If your after tax 401k contribution loses money prior to rolling into Roth IRA, can you take a deduction on your fed income tax for the loss amount? Like a tax loss harvest kinda thing?

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Re: Mega Backdoor Roth Mechanics

Post by whodidntante » Mon Oct 22, 2018 7:00 pm

Xanadu wrote:
Mon Oct 22, 2018 6:58 pm
If your after tax 401k contribution loses money prior to rolling into Roth IRA, can you take a deduction on your fed income tax for the loss amount? Like a tax loss harvest kinda thing?
No. But you also wouldn't owe any tax when you convert it to a Roth.

I stage my after tax contributions in a stable value fund.

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whodidntante
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Re: Mega Backdoor Roth Mechanics

Post by whodidntante » Mon Oct 22, 2018 7:03 pm

krafty81 wrote:
Thu Oct 18, 2018 7:49 pm
Called my company benefits guy today - he said I was the third person who had asked him about a Mega-Roth! Turns out they will do just one transfer per year. So I will probably just keep it simple and send the whole amount to my Roth and pay whatever small amount of tax I owe. At the end of 19.
I spoke to the actual 401k administrator at my medium sized corp. I got the distinct impression that I am the only one doing after tax contributions.

retiredjg
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Re: Mega Backdoor Roth Mechanics

Post by retiredjg » Tue Oct 23, 2018 5:34 am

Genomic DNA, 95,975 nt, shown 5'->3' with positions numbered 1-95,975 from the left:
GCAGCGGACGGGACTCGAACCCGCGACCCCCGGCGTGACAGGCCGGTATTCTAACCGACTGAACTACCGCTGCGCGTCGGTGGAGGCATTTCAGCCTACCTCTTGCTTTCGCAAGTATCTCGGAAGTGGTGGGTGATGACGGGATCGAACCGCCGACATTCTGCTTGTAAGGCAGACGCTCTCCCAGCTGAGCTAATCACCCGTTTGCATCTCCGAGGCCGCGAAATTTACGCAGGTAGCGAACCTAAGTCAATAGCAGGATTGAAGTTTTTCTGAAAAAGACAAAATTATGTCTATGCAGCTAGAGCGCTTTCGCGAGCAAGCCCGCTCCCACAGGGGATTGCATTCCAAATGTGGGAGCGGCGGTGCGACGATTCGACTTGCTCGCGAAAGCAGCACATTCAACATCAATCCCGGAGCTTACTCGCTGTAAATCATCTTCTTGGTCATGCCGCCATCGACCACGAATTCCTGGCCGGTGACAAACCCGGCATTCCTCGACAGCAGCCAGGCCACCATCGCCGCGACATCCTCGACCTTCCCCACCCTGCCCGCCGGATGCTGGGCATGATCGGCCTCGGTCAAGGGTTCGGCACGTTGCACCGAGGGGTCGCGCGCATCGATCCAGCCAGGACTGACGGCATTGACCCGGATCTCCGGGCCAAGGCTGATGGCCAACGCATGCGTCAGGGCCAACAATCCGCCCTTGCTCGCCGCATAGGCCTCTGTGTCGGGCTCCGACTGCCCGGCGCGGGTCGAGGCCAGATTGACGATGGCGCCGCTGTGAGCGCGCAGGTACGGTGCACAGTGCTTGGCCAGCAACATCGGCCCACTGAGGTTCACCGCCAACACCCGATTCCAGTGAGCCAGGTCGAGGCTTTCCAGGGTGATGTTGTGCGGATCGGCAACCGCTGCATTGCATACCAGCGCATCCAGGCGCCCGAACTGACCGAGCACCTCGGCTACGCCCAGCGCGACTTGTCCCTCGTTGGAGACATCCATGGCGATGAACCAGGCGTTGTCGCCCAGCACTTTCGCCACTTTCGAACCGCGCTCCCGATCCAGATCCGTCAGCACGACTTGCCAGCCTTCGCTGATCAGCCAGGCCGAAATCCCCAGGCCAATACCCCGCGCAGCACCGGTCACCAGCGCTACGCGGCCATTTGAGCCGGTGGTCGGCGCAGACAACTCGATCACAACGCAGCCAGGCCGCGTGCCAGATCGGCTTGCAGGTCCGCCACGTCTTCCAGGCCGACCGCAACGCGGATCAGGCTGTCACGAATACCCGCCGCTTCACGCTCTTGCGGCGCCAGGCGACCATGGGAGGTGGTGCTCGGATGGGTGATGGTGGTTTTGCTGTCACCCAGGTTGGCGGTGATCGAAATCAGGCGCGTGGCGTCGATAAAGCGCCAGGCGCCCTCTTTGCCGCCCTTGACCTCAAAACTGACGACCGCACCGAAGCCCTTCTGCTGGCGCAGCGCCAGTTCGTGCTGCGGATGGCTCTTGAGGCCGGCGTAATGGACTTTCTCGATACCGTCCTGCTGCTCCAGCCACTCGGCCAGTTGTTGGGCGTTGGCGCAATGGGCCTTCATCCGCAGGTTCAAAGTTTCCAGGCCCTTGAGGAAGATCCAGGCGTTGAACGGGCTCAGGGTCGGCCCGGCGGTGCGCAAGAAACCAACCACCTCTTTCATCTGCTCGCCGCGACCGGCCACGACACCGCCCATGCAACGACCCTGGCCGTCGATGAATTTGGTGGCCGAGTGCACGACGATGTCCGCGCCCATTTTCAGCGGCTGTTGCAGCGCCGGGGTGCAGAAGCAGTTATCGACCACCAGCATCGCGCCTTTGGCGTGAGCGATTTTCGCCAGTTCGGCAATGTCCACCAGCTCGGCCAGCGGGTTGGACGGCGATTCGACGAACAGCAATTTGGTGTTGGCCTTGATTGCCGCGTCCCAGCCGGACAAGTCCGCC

Xanadu wrote:
Mon Oct 22, 2018 6:58 pm
If your after tax 401k contribution loses money prior to rolling into Roth IRA, can you take a deduction on your fed income tax for the loss amount? Like a tax loss harvest kinda thing?
We have had one poster say the 401k administrator kept up with the loss and applied it against taxable income in a future rollover.

Xanadu
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Re: Mega Backdoor Roth Mechanics

Post by Xanadu » Tue Oct 23, 2018 8:36 am

I’m totally kicking myself for not looking into the Mega Backdoor Roth earlier. I remember a couple years ago I tried asking my HR department, but they told me I couldn’t do after tax contributions (wrong!). Well, now that I’m looking into the fine print of our 401k plan, not only does it offer after tax contributions with in-service rollover option, but my employer will match me dollar for dollar on the fist 3% of my after tax contribution. That is in addition to the 4% match on my pre-tax contribution! So basically I’ve been missing out on free money for the past several years :oops:

retiredjg
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Re: Mega Backdoor Roth Mechanics

Post by retiredjg » Tue Oct 23, 2018 8:43 am

Xanadu wrote:
Tue Oct 23, 2018 8:36 am
...but my employer will match me dollar for dollar on the fist 3% of my after tax contribution. That is in addition to the 4% match on my pre-tax contribution!
That sounds pretty unusual. Are you sure there is not a limit on this? I would have thought if you are getting a full 4% match on your elective deferrals (the whole $18.5k), that would be all you would get.

Xanadu
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Re: Mega Backdoor Roth Mechanics

Post by Xanadu » Tue Oct 23, 2018 8:54 am

retiredjg wrote:
Tue Oct 23, 2018 8:43 am
Xanadu wrote:
Tue Oct 23, 2018 8:36 am
...but my employer will match me dollar for dollar on the fist 3% of my after tax contribution. That is in addition to the 4% match on my pre-tax contribution!
That sounds pretty unusual. Are you sure there is not a limit on this? I would have thought if you are getting a full 4% match on your elective deferrals (the whole $18.5k), that would be all you would get.
That is how I'm reading it....

Company Match On Pre-Tax Contributions
The Company Match will be 100% on the fist 4% of compensation you contribute; however,
Catch-up contributions are not matched by the Company.

After-Tax Contributions
You may make After-tax contributions of up to 14% of your base salary, including commissions
but excluding overtime and bonuses. Under current Federal law, the total After-tax contribution